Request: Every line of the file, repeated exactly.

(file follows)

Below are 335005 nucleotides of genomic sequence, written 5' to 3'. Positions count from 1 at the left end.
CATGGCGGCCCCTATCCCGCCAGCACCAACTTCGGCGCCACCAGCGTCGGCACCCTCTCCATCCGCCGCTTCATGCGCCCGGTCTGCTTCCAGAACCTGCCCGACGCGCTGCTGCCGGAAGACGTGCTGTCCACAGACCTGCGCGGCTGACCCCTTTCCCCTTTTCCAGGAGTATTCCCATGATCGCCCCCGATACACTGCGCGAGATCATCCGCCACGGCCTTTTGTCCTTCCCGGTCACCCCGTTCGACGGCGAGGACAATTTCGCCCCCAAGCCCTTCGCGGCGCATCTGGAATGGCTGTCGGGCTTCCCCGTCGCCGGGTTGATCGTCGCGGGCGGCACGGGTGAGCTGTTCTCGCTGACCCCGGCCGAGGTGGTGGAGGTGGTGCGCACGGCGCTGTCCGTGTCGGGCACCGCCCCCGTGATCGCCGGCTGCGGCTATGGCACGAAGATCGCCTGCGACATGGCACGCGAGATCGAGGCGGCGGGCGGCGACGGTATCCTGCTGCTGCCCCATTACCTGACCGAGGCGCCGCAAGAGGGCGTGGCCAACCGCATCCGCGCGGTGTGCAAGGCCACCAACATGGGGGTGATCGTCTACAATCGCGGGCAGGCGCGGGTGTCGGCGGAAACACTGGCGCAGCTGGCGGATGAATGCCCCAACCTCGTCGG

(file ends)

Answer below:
Below are 335005 nucleotides of genomic sequence, written 5' to 3'. Positions count from 1 at the left end.
CATGGCGGCCCCTATCCCGCCAGCACCAACTTCGGCGCCACCAGCGTCGGCACCCTCTCCATCCGCCGCTTCATGCGCCCGGTCTGCTTCCAGAACCTGCCCGACGCGCTGCTGCCGGAAGACGTGCTGTCCACAGACCTGCGCGGCTGACCCCTTTCCCCTTTTCCAGGAGTATTCCCATGATCGCCCCCGATACACTGCGCGAGATCATCCGCCACGGCCTTTTGTCCTTCCCGGTCACCCCGTTCGACGGCGAGGACAATTTCGCCCCCAAGCCCTTCGCGGCGCATCTGGAATGGCTGTCGGGCTTCCCCGTCGCCGGGTTGATCGTCGCGGGCGGCACGGGTGAGCTGTTCTCGCTGACCCCGGCCGAGGTGGTGGAGGTGGTGCGCACGGCGCTGTCCGTGTCGGGCACCGCCCCCGTGATCGCCGGCTGCGGCTATGGCACGAAGATCGCCTGCGACATGGCACGCGAGATCGAGGCGGCGGGCGGCGACGGTATCCTGCTGCTGCCCCATTACCTGACCGAGGCGCCGCAAGAGGGCGTGGCCAACCGCATCCGCGCGGTGTGCAAGGCCACCAACATGGGGGTGATCGTCTACAATCGCGGGCAGGCGCGGGTGTCGGCGGAAACACTGGCGCAGCTGGCGGATGAATGCCCCAACCTCGTCGG